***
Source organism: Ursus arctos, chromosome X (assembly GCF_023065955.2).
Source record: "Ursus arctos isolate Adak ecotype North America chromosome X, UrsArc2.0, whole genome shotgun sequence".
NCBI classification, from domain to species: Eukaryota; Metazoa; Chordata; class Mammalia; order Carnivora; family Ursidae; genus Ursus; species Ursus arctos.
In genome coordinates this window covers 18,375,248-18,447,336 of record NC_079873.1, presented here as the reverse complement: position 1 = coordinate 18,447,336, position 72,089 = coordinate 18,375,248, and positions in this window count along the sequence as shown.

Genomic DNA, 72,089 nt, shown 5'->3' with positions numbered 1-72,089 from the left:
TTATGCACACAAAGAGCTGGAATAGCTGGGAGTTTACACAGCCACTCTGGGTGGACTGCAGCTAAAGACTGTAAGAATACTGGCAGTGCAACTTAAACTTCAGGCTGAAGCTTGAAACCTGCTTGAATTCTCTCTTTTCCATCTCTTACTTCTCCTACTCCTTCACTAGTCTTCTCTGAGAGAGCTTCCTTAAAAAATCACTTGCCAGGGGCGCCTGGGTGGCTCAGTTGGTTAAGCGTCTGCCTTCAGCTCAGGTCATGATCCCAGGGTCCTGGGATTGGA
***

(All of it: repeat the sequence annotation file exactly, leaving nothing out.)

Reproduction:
Source organism: Ursus arctos, chromosome X (assembly GCF_023065955.2).
Source record: "Ursus arctos isolate Adak ecotype North America chromosome X, UrsArc2.0, whole genome shotgun sequence".
NCBI classification, from domain to species: Eukaryota; Metazoa; Chordata; class Mammalia; order Carnivora; family Ursidae; genus Ursus; species Ursus arctos.
In genome coordinates this window covers 18,375,248-18,447,336 of record NC_079873.1, presented here as the reverse complement: position 1 = coordinate 18,447,336, position 72,089 = coordinate 18,375,248, and positions in this window count along the sequence as shown.

Genomic DNA, 72,089 nt, shown 5'->3' with positions numbered 1-72,089 from the left:
TTATGCACACAAAGAGCTGGAATAGCTGGGAGTTTACACAGCCACTCTGGGTGGACTGCAGCTAAAGACTGTAAGAATACTGGCAGTGCAACTTAAACTTCAGGCTGAAGCTTGAAACCTGCTTGAATTCTCTCTTTTCCATCTCTTACTTCTCCTACTCCTTCACTAGTCTTCTCTGAGAGAGCTTCCTTAAAAAATCACTTGCCAGGGGCGCCTGGGTGGCTCAGTTGGTTAAGCGTCTGCCTTCAGCTCAGGTCATGATCCCAGGGTCCTGGGATTGGA